ARTICLE | doi:10.20944/preprints202209.0356.v1
Subject: Materials Science, Biomaterials Keywords: PEG; viability; osteoblasts; fibroblasts; pH; polyurethane; polyethylene glycol
Online: 23 September 2022 (03:52:52 CEST)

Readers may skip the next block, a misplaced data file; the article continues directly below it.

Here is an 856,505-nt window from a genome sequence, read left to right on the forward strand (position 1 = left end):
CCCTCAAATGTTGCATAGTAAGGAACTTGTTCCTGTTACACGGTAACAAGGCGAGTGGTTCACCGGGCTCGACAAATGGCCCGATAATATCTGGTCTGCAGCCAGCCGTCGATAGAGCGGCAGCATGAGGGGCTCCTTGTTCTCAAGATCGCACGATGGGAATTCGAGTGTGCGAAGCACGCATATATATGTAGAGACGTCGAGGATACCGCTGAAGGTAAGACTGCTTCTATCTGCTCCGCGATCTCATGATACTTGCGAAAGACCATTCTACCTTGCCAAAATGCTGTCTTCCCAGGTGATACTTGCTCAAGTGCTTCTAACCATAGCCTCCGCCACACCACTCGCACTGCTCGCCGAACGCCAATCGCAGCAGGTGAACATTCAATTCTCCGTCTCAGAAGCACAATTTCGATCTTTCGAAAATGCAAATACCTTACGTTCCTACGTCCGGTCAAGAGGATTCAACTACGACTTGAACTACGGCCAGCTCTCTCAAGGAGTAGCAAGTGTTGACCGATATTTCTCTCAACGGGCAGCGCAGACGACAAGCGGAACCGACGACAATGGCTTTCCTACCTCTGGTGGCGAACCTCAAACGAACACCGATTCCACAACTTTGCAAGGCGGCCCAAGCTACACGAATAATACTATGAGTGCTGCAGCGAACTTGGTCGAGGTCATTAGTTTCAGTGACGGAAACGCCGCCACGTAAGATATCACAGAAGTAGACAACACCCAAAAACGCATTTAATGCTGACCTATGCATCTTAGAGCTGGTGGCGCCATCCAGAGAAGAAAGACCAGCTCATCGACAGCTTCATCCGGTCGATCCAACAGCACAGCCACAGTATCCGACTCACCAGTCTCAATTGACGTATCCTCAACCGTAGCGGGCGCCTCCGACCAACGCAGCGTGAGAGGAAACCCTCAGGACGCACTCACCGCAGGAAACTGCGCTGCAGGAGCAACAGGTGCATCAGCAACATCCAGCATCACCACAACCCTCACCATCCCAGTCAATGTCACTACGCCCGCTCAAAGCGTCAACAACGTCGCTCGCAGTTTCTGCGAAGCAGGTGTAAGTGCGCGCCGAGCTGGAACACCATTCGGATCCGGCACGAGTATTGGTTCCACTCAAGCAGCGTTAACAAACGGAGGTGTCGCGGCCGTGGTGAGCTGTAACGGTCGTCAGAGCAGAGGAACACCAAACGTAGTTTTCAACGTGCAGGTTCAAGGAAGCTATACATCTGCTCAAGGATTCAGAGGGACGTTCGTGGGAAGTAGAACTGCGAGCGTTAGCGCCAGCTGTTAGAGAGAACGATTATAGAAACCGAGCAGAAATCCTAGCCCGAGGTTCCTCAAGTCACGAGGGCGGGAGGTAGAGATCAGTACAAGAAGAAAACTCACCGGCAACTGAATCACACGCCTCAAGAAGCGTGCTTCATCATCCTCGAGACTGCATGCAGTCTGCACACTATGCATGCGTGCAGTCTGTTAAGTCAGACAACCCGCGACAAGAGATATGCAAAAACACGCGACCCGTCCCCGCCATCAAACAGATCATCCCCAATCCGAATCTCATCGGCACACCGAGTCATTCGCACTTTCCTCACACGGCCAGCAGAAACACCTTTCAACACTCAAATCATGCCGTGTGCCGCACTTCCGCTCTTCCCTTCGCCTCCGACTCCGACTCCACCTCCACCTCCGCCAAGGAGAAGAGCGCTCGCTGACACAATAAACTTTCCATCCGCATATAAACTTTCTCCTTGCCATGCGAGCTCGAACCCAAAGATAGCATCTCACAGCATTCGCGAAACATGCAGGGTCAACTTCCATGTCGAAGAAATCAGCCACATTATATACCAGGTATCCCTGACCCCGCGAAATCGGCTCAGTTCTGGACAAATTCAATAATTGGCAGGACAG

Grafting polyethylene glycol (PEG) on polymers surface is widely used to improve biocompatibility by reducing protein and cell adhesion. Although PEG is considered to be bioinert, its incorporation to biomaterials has shown to improve cell viability depending on the amount and molecular weight (MW) used. This phenomenon was studied here by grafting PEG of three MW onto polyurethane (PU) substrata at three molar concentrations to assess their effect on PU surface properties and on the viability of osteoblasts and fibroblasts. PEG formed a covering on the substrata which increased the hydrophilicity and surface energy of PUs. Among the results it was observed that osteoblast viability increased for all MW and grafting densities of PEG employed compared with unmodified PU. However, fibroblast viability only increased at certain combinations of MW and grafting densities of PEG, suggesting an optimal level of these parameters. PEG grafting also promoted a more spread cell morphology than that exhibited by unmodified PU; nevertheless, cells became apoptotic-like as PEG MW and grafting density were increased. These effects on cells could be due to PEG affecting culture medium pH, which became more alkaline at higher MW and concentrations of PEG. Results support the hypothesis that surface energy of PU substrates can be tuned by controlling the MW and grafting density of PEG, but these parameters should be optimized to promote cell viability without inducing apoptotic-like behavior.